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A New Antibiotic for Gonorrhea

Neisseria gonorrhoeae, the bacteria responsible for the sexually transmitted infection (STI) known as gonorrhea, infect more than 500,000 people in the United States each year. In fact, the Centers for Disease Control and Prevention (CDC) lists multi-drug resistant (MDR) gonorrhea as one of the top 5 most dangerous and urgent threats to public health. However, researchers have demonstrated that just one oral dose of a new antibiotic effectively treats mice infected with a virulent MDR strain of gonorrhea called WHO-X.

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An Evolutionary Timeline of Enterococcus faecalis

While antibiotic treatment is a well-known cause of antibiotic-resistant bacterial strains, new research shows that selection pressures occurring far before the widespread use of antibiotics have also been a contributing factor. Scientists from Norway and the UK used recently developed technology to create an evolutionary timeline of Enteroccocus faecalis, a common source of antibiotic-resistant septic infections in hospitalized patients around the world.

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A Reason To Like Mosquitoes?

According to scientists at the National Institute of Environmental Health Sciences, a newly identified protein found in mosquitoes may also be effective at fighting viral infections in humans.

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Reversing Antibiotic Tolerance

Antibiotic tolerance occurs when bacteria are able to survive in the presence of antibiotics. This is dangerous because tolerant bacteria can cause infections that persist even after treatment. Some bacteria are tolerant to beta lactam antibiotics such as penicillin. Drugs in this class kill bacteria by breaking down their cell walls. Until now, how tolerant bacteria survive this process was poorly understood.

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New Antifungal Compound Discovered in Ant Farms

Attine ants are a group of several ant species known as farmers because they grow their own food. Each member of the colony has a job on the farm. Harvester ants cut grasses and leaves and foragers carry the harvested vegetation back to the nest. There, worker ants...

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An Anatomical Atlas of S. Pneumoniae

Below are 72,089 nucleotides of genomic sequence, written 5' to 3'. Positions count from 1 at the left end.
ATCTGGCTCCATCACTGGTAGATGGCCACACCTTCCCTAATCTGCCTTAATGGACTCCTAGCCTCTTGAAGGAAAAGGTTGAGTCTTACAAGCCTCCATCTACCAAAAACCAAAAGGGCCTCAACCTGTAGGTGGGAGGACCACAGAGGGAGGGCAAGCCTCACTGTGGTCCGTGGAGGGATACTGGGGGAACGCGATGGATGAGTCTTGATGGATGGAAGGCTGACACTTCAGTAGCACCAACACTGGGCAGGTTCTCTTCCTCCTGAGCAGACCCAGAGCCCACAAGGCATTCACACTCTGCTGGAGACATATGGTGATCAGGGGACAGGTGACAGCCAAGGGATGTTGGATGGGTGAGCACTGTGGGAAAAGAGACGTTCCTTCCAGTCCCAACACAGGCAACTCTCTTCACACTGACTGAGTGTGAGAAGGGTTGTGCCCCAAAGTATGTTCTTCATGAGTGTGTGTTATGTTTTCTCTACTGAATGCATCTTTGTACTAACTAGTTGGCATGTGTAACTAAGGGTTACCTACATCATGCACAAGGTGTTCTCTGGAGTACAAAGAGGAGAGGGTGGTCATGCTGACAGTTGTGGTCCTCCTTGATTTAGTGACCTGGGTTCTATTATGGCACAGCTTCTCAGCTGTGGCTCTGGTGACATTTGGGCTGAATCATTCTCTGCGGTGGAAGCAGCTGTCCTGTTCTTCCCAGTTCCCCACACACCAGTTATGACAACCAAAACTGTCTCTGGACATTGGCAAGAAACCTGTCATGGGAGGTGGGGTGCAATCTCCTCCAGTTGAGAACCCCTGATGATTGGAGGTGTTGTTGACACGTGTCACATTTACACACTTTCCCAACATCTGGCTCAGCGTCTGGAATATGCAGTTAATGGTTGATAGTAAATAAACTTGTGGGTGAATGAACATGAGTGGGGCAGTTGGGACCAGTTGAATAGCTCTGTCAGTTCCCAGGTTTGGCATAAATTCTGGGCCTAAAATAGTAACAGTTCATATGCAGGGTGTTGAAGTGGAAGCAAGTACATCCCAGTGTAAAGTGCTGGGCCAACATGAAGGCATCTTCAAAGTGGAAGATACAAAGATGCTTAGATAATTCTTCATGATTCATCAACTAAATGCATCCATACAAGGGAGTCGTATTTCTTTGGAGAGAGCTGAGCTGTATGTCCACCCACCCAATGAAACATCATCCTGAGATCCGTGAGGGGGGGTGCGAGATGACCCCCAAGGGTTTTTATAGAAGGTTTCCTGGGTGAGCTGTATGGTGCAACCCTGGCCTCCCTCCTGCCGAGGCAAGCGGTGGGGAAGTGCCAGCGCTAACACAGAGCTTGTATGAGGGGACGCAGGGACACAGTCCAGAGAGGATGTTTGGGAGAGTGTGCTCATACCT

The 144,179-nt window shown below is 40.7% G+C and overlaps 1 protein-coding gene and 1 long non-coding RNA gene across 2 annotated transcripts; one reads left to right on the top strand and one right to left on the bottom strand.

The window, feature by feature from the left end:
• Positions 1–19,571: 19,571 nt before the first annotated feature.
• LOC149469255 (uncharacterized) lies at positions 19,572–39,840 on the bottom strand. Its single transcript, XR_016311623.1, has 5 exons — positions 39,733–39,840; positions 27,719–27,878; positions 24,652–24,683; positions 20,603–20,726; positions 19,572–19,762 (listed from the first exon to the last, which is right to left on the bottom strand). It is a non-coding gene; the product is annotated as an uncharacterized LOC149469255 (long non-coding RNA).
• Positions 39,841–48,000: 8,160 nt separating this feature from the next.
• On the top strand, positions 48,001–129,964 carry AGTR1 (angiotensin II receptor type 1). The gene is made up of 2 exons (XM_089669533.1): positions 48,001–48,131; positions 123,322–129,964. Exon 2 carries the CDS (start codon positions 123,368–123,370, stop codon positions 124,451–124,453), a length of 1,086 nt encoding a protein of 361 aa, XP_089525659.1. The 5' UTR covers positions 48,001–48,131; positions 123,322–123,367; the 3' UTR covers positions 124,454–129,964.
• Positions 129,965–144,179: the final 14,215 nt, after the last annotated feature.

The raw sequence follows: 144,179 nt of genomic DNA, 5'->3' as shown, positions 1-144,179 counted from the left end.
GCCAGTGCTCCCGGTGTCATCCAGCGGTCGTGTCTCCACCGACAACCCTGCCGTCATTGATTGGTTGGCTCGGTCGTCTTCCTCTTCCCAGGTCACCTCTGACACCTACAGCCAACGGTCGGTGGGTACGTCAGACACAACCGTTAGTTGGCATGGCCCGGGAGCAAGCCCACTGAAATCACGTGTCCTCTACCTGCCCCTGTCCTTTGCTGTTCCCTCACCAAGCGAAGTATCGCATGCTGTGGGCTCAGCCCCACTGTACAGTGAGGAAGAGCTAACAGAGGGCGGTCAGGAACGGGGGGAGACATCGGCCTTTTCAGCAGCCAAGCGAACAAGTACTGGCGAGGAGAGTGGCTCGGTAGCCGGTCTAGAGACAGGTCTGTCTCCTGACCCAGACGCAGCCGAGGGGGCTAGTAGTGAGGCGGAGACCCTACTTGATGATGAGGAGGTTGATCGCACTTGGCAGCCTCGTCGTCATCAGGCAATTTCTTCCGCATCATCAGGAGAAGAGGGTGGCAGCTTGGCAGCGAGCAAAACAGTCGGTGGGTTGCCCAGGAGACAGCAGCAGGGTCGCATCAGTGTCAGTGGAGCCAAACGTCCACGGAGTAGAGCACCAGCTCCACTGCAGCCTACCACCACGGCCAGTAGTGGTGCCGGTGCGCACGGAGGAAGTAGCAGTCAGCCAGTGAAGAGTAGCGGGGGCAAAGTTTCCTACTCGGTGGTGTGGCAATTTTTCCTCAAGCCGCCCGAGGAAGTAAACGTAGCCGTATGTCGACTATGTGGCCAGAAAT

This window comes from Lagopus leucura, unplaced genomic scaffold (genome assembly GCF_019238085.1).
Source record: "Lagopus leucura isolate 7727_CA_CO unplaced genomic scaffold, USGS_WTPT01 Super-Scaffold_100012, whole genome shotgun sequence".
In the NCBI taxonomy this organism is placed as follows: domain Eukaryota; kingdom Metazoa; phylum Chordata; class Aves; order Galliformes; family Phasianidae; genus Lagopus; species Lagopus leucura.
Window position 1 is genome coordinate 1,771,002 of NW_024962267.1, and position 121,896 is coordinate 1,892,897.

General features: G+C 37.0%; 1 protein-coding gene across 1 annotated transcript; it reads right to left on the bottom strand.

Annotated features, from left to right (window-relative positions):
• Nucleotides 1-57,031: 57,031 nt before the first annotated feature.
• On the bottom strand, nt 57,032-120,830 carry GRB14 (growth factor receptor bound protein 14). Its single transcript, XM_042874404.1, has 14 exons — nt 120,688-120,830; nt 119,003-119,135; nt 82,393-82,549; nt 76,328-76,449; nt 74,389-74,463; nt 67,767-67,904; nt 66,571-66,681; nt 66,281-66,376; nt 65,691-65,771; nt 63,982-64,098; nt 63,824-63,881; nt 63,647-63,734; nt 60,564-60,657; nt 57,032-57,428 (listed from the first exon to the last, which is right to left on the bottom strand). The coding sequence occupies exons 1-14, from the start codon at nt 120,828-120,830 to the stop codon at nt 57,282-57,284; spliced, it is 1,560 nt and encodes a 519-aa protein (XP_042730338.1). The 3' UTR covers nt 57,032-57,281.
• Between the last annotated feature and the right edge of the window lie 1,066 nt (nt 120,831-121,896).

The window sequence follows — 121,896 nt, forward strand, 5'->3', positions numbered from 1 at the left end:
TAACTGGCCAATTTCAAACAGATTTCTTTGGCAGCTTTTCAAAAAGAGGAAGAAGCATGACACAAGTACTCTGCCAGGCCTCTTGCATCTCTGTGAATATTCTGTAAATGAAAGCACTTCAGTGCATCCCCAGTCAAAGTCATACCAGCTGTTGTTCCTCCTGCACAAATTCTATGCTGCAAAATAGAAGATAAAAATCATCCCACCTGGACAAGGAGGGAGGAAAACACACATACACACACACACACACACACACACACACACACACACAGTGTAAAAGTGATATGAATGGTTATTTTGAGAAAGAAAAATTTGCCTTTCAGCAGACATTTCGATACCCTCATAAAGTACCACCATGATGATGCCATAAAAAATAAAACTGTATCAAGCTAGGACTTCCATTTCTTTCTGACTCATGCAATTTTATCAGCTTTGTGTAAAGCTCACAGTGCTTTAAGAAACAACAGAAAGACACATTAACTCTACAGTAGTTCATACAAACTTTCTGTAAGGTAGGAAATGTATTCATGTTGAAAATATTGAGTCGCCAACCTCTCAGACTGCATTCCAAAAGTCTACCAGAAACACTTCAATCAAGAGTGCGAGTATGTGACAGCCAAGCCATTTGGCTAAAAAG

S. pneumoniae initially colonizes the nose and throat, but from there it can spread to the bloodstream and other organs. Researchers at three universities worked together to understand how S. pneumoniae adapts to different sites in the body. Using three different bacterial strains, they measured bacterial gene expression at five locations in an experimental mouse model – the nasopharynx, lungs, blood, heart, and kidneys.

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Waterborne Illness Burden

The United States has one of the safest drinking water supplies in the world thanks to improvements in infrastructure and water treatment methods over the last century. However, millions of Americans still get sick from waterborne illnesses every year. For the first time, researchers at the Centers for Disease Control (CDC) have generated an estimate of our country’s overall burden from waterborne disease.

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Risk Factors for Asymptomatic C. difficile Colonization

Patients with asymptomatic C. difficile colonization are gaining attention as a potential source of transmission. Scientists at the Cleveland Clinic recently conducted a systematic review and meta-analysis of 19 studies published between 1975 and 2020 in order to evaluate the risk factors for asymptomatic C. difficile colonization among adults.

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A New Resource to “SPARK” Antibiotic Research

One of many barriers to the discovery of novel antibiotics is a lack of information sharing. Although antibiotic research has been underway since the discovery of penicillin in 1928, it is difficult for scientists to build on past work and avoid repeating the same...

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Risk Factors for C. auris colonization

A recent study out of New York has demonstrated an association among ventilator use, acute care hospital admission, and colonization with Candida auris. Colonization increases the risk for severe infection and the likelihood of transmission to other patients.

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